MADISON, Wis. — Yesterday, Gov. Tony Evers joined Wisconsin health care providers for a candid conversation about the state of health care amid the COVID-19 pandemic. Participants focused on the unique challenges they are facing during this unprecedented health crisis in a conversation hosted by Opportunity Wisconsin and Protect Our Care.


To view the full remarks by Gov. Evers and the ensuing roundtable discussion, please click here.


Moderated by State Rep. Jodi Emerson, the roundtable discussion among health care providers made clear that the Trump administration has failed to adequately respond to the pandemic, and that ongoing efforts to undermine the Affordable Care Act (ACA) would only exacerbate the challenges facing Wisconsin families.


“At a time when everyone needs to be able to have access to health care and stop the spread of a communicable disease, we’re seeing our federal administration actively working to take down the Affordable Care Act,” noted Emerson, referring to the Trump administration’s ongoing effort to invalidate the ACA via the Supreme Court.


“It feels 100 percent irresponsible to get rid of the ACA with absolutely no plan to replace it,” added Dr. Lori Whitis. “There’s a huge disconnect in understanding of reality.”


Working- and middle-class Wisconsinites have long struggled with access to affordable health insurance. Today, 15.5 million Americans have already lost or are at risk of losing their health coverage because they or their family members have lost work due to COVID-19.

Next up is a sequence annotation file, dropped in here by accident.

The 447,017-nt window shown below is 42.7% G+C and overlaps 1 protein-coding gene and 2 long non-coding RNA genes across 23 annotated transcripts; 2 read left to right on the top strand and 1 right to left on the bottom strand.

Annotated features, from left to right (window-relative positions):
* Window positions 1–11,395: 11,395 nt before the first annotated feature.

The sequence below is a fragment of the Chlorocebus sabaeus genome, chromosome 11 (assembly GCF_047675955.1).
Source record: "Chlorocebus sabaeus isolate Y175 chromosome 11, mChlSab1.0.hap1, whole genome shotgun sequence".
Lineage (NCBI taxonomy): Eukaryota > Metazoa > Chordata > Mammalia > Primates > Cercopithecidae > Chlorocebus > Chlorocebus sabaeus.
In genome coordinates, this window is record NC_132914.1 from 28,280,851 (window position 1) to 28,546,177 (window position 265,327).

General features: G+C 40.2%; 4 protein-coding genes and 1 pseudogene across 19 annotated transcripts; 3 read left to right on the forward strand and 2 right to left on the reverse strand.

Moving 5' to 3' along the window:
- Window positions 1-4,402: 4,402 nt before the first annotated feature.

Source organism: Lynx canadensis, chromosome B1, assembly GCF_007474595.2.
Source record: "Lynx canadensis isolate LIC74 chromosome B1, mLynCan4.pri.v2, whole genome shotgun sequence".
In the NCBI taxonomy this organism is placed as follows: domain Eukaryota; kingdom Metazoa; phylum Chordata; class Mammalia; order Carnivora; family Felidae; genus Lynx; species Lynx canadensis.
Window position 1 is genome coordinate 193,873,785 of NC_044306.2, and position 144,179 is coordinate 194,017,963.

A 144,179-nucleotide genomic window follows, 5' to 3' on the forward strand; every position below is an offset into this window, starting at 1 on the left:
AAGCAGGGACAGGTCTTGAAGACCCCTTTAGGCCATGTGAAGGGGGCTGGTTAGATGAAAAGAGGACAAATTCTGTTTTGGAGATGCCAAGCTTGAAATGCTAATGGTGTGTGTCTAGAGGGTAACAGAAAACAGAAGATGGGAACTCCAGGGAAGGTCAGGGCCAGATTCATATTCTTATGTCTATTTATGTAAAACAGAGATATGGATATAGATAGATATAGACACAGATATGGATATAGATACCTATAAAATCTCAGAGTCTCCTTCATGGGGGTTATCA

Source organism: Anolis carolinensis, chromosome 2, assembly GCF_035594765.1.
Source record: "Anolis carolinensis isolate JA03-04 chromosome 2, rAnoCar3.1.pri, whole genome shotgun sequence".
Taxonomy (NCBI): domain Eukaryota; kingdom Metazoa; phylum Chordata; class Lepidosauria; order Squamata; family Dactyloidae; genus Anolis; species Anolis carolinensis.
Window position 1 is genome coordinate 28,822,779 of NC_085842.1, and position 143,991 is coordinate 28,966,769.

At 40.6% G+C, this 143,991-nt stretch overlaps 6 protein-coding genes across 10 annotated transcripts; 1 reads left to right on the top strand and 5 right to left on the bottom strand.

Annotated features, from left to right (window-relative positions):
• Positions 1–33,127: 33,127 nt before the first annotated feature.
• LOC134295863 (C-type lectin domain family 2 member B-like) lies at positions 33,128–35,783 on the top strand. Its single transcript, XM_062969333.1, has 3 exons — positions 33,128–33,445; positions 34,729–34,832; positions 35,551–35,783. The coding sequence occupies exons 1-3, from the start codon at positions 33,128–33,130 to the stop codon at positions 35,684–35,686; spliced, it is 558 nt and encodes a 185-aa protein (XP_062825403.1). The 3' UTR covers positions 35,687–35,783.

In remarks setting the stage for the conversation by providers, Gov. Evers noted that, “It was 3 years ago that Senator John McCain cast his famous thumbs down vote on repealing the Affordable Care Act. Unfortunately here we are 3 years later, and in the middle of a global pandemic no less, and Republicans are still trying to repeal health care for millions of Americans including 2.4 million Wisconsinites who like me have pre-existing conditions.”


Providers also discussed the need to expand BadgerCare, the state’s public health care program for low-income residents, and deliver personal protective equipment (PPE) to front-line health care workers.


“In other states where Medicaid has been expanded, they’re able to come in and see health professionals without the worry that they’re going to be bankrupted by it,” said Dr. Jeff Huebner of the University of Wisconsin-Madison School of Medicine and Public Health. “And they’re going to be able to afford the care that they need, the tests they need, the treatment they need.


“I always knew that I would probably have to work in a pandemic,” remarked Dr. Julia Kyle. “Never in a million years did I think that in the United States of America, I would be wearing the same surgical mask for days.”


For interview requests of the health care providers who participated, please contact [email protected]


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